THE RESTRICTION MORPHISM 159

roots of f (x) and on the ﬁeld they generate, forgetting about what γ

may be doing to other algebraic numbers. When we do this, we see

that γ has turned into an element of G(f ). In other words, there is

an element σ of G(f ) that is speciﬁed by saying: σ does exactly what

γ does in the ﬁeld of numbers Q(f ) generated by the roots of f (x).

This gives us a function from G to G(f ), which sends γ to σ .

Because the group law in both G and G(f ) is just composition of

permutations, this function preserves the group law. In other words,

it is a morphism. It is called the restriction morphism, and we will

call it r

G( f )

.IfyoustartwithanewZ-polynomial, say h(x), and get

a new Galois group G(h) that acts in the ﬁeld Q(h) generated by

its roots, then we get another restriction morphism, and we will

call it r

G(h)

. And so on. Thus, we have inﬁnitely many restriction

morphisms, r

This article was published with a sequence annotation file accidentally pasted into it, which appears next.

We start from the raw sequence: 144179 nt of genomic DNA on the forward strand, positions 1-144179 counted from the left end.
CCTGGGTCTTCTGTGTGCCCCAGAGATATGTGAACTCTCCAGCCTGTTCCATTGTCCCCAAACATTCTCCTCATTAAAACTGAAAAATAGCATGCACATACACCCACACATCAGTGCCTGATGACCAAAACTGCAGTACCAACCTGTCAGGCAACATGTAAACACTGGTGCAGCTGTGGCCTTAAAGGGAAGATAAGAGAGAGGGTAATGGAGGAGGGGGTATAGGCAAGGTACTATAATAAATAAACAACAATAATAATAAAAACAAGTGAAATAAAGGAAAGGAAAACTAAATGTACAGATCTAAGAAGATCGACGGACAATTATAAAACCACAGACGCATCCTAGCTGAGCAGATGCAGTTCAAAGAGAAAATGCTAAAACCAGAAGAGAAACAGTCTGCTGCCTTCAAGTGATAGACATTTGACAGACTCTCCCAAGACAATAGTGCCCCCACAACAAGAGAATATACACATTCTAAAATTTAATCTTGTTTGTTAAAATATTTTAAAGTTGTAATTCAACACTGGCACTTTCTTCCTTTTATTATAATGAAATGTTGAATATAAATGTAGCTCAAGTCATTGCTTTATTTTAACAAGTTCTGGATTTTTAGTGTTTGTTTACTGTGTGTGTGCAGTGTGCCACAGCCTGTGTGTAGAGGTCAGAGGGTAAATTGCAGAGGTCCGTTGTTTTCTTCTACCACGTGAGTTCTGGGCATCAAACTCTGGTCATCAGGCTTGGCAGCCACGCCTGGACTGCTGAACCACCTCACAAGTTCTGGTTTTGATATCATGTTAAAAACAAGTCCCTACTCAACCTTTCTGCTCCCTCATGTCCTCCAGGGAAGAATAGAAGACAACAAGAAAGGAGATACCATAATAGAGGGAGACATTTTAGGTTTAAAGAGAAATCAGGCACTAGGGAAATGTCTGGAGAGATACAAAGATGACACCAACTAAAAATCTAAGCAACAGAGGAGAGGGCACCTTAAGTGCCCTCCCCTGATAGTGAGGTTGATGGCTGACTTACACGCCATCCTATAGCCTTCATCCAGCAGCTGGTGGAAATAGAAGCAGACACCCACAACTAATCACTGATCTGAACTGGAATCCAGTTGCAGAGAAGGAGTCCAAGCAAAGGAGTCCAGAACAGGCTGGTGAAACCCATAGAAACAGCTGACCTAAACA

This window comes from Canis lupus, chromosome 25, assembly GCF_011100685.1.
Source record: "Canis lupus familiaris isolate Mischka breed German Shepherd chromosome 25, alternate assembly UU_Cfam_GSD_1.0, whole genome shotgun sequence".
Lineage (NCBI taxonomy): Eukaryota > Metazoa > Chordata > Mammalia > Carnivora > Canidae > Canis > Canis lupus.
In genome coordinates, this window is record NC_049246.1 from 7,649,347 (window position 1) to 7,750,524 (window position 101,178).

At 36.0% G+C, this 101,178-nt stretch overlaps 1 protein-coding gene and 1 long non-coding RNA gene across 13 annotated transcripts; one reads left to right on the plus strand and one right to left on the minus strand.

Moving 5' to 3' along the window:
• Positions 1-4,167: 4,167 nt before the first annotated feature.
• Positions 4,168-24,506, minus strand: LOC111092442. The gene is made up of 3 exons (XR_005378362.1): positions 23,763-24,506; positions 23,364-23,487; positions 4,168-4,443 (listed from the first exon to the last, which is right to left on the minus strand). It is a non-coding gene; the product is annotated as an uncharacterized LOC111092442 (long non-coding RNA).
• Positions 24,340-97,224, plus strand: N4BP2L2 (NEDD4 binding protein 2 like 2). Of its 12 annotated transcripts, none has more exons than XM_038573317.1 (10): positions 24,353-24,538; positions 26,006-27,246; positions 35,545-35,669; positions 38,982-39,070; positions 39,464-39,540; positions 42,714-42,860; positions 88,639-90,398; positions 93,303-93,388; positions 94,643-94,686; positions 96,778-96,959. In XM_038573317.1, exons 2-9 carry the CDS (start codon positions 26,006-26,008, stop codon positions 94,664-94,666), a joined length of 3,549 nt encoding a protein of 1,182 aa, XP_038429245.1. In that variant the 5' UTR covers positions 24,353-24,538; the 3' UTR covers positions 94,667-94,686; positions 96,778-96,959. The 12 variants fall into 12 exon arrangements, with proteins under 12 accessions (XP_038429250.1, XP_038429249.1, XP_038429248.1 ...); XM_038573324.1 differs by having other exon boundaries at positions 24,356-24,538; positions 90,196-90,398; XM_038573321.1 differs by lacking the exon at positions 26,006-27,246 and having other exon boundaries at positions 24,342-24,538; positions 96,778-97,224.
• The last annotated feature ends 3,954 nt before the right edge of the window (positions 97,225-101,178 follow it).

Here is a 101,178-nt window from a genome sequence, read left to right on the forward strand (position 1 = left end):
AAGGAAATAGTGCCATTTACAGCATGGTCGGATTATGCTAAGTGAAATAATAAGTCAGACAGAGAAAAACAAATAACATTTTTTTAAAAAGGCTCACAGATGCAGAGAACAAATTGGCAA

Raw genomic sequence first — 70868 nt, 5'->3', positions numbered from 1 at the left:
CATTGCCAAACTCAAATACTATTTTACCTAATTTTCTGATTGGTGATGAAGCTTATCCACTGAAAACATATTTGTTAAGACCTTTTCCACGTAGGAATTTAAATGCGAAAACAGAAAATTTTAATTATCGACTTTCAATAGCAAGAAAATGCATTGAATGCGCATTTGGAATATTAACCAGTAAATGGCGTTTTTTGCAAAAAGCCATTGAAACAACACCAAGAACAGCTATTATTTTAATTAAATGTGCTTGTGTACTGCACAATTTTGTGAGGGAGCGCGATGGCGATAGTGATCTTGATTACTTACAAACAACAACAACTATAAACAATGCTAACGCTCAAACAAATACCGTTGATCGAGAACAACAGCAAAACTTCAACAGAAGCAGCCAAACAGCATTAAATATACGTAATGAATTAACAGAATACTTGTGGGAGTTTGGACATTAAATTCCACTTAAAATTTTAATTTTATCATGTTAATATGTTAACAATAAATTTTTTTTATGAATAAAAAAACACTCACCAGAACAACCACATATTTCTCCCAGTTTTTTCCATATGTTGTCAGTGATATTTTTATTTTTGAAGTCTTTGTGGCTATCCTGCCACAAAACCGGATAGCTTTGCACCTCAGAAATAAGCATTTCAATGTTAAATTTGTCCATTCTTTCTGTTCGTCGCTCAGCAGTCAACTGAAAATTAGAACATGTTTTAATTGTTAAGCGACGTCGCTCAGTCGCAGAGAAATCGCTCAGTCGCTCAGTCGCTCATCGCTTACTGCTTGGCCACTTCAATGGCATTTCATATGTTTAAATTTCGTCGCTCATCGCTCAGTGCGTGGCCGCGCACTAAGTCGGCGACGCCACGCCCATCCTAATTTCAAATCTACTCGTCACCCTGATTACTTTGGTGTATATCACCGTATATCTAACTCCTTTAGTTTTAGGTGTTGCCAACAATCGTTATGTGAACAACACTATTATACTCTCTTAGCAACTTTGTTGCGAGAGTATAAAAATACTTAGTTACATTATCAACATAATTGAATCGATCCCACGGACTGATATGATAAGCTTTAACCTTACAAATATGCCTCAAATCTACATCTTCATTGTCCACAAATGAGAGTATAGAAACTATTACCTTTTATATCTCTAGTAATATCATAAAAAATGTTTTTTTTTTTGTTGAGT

G( f )

: G → G(f ), r

G(h)

: G → G(h), and so on.

Basic Facts about the Restriction Morphism

In this way, we obtain a lot of restriction morphisms. Every Galois

group of a Z-polynomial is the target of exactly one of them.

A big theorem in Field Theory tells us that every one of these

restriction morphisms is “surjective.”

1

This means that if we take

any particular Z-polynomial f , and any allowable permutation σ of

the roots of f (allowable in the sense that it is in G(f )), then we can

ﬁnd some element γ in G that does exactly the same permutation of

the roots of this particular polynomial while doing who-knows-what

to all of the other algebraic numbers—that is, r

G( f )

(γ ) = σ .

So G really does contain all the information of all the different

G(f )’s . You get back information about G(f ) by applying r

G( f )

to

whatever you might know about G. Therefore, G is like a Holy

Grail. If we understood G completely, we would know a lot about

all the different Z-polynomials and their Galois groups.

A bonus of wrapping all the information up into G is that

certain theorems become easier to state or easier to remember.

It helps to have the single object G as our focus. Also, we can

1

This is the “existence theorem” that we mentioned back in chapter 8.

Start Free Trial

No credit card required